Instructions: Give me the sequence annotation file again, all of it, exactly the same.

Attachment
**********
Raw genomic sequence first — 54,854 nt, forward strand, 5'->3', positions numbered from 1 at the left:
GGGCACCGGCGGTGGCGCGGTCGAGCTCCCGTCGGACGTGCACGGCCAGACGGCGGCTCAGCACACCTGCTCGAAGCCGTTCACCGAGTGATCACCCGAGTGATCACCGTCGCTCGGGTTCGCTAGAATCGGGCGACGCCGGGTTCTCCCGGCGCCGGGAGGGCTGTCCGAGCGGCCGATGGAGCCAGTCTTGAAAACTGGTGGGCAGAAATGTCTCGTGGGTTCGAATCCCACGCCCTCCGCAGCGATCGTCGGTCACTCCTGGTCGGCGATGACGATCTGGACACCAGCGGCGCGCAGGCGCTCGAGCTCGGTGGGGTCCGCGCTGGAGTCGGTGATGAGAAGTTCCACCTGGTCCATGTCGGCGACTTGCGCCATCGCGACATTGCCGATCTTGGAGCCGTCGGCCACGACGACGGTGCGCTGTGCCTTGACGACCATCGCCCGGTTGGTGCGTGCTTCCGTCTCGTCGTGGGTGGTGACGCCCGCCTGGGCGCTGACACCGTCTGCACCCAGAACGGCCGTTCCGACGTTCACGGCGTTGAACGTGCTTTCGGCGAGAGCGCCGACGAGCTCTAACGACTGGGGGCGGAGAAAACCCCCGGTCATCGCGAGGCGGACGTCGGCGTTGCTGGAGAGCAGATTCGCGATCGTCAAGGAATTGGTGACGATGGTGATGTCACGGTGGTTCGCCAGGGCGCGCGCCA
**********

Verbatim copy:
Raw genomic sequence first — 54,854 nt, forward strand, 5'->3', positions numbered from 1 at the left:
GGGCACCGGCGGTGGCGCGGTCGAGCTCCCGTCGGACGTGCACGGCCAGACGGCGGCTCAGCACACCTGCTCGAAGCCGTTCACCGAGTGATCACCCGAGTGATCACCGTCGCTCGGGTTCGCTAGAATCGGGCGACGCCGGGTTCTCCCGGCGCCGGGAGGGCTGTCCGAGCGGCCGATGGAGCCAGTCTTGAAAACTGGTGGGCAGAAATGTCTCGTGGGTTCGAATCCCACGCCCTCCGCAGCGATCGTCGGTCACTCCTGGTCGGCGATGACGATCTGGACACCAGCGGCGCGCAGGCGCTCGAGCTCGGTGGGGTCCGCGCTGGAGTCGGTGATGAGAAGTTCCACCTGGTCCATGTCGGCGACTTGCGCCATCGCGACATTGCCGATCTTGGAGCCGTCGGCCACGACGACGGTGCGCTGTGCCTTGACGACCATCGCCCGGTTGGTGCGTGCTTCCGTCTCGTCGTGGGTGGTGACGCCCGCCTGGGCGCTGACACCGTCTGCACCCAGAACGGCCGTTCCGACGTTCACGGCGTTGAACGTGCTTTCGGCGAGAGCGCCGACGAGCTCTAACGACTGGGGGCGGAGAAAACCCCCGGTCATCGCGAGGCGGACGTCGGCGTTGCTGGAGAGCAGATTCGCGATCGTCAAGGAATTGGTGACGATGGTGATGTCACGGTGGTTCGCCAGGGCGCGCGCCA